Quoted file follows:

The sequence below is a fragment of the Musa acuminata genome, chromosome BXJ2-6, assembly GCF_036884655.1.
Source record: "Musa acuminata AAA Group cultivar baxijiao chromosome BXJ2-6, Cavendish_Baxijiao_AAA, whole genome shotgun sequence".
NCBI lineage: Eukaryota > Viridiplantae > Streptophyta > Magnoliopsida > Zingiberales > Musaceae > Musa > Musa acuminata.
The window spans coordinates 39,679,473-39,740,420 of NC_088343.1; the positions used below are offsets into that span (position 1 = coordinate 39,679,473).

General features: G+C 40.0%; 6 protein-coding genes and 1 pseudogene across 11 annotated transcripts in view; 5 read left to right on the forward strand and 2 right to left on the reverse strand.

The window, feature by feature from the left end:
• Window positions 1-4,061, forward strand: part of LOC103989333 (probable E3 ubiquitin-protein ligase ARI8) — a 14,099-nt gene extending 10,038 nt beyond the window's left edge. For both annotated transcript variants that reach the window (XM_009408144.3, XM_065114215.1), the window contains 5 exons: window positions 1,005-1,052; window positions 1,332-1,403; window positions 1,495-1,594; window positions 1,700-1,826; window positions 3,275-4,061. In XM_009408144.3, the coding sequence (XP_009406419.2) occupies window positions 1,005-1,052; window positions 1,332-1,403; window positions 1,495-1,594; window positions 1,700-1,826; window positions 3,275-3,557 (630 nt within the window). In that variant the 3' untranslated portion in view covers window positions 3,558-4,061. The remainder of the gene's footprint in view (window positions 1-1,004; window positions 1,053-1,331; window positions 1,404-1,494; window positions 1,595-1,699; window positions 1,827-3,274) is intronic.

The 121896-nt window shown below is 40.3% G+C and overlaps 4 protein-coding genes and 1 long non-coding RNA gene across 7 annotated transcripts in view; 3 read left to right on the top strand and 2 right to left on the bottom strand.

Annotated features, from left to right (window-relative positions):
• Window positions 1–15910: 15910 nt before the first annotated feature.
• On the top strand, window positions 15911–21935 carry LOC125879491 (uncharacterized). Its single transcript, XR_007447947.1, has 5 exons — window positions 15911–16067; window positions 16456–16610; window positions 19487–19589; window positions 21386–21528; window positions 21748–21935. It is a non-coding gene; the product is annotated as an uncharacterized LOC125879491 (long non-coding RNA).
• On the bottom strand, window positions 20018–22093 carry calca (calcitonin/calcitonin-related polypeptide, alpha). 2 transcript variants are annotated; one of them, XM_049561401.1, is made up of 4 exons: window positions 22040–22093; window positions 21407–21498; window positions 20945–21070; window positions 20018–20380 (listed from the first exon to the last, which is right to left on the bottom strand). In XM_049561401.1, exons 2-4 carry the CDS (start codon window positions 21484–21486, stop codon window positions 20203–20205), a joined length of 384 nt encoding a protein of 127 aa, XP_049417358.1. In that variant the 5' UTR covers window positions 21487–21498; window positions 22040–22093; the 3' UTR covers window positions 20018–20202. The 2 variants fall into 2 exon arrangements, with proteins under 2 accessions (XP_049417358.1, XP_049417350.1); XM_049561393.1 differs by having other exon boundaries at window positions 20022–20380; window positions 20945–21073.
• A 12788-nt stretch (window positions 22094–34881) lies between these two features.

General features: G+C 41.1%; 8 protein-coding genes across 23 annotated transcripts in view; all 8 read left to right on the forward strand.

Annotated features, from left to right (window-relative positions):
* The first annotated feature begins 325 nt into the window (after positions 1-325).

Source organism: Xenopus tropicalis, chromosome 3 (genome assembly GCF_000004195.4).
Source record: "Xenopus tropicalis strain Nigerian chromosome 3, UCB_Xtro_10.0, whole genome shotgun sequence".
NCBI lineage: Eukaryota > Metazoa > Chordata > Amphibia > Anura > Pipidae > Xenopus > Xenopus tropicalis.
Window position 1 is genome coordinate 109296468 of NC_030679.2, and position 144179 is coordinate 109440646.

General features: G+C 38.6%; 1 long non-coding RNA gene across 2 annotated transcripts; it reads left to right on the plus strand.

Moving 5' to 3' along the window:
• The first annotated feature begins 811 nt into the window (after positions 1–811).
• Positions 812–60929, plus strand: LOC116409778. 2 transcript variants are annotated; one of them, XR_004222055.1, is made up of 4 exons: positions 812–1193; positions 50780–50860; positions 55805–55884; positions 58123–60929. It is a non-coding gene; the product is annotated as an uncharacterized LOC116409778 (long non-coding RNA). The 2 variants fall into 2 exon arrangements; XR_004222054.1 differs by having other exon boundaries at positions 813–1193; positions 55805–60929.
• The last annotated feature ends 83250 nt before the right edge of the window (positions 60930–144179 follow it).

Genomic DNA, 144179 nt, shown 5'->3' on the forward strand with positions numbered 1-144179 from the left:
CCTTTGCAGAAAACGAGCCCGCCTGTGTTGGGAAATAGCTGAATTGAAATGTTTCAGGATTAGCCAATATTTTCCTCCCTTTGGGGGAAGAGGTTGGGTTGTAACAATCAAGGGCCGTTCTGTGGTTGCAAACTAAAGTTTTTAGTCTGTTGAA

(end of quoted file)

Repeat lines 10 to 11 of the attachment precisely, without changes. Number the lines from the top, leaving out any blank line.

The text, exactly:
• Window positions 1–15910: 15910 nt before the first annotated feature.
• On the top strand, window positions 15911–21935 carry LOC125879491 (uncharacterized). Its single transcript, XR_007447947.1, has 5 exons — window positions 15911–16067; window positions 16456–16610; window positions 19487–19589; window positions 21386–21528; window positions 21748–21935. It is a non-coding gene; the product is annotated as an uncharacterized LOC125879491 (long non-coding RNA).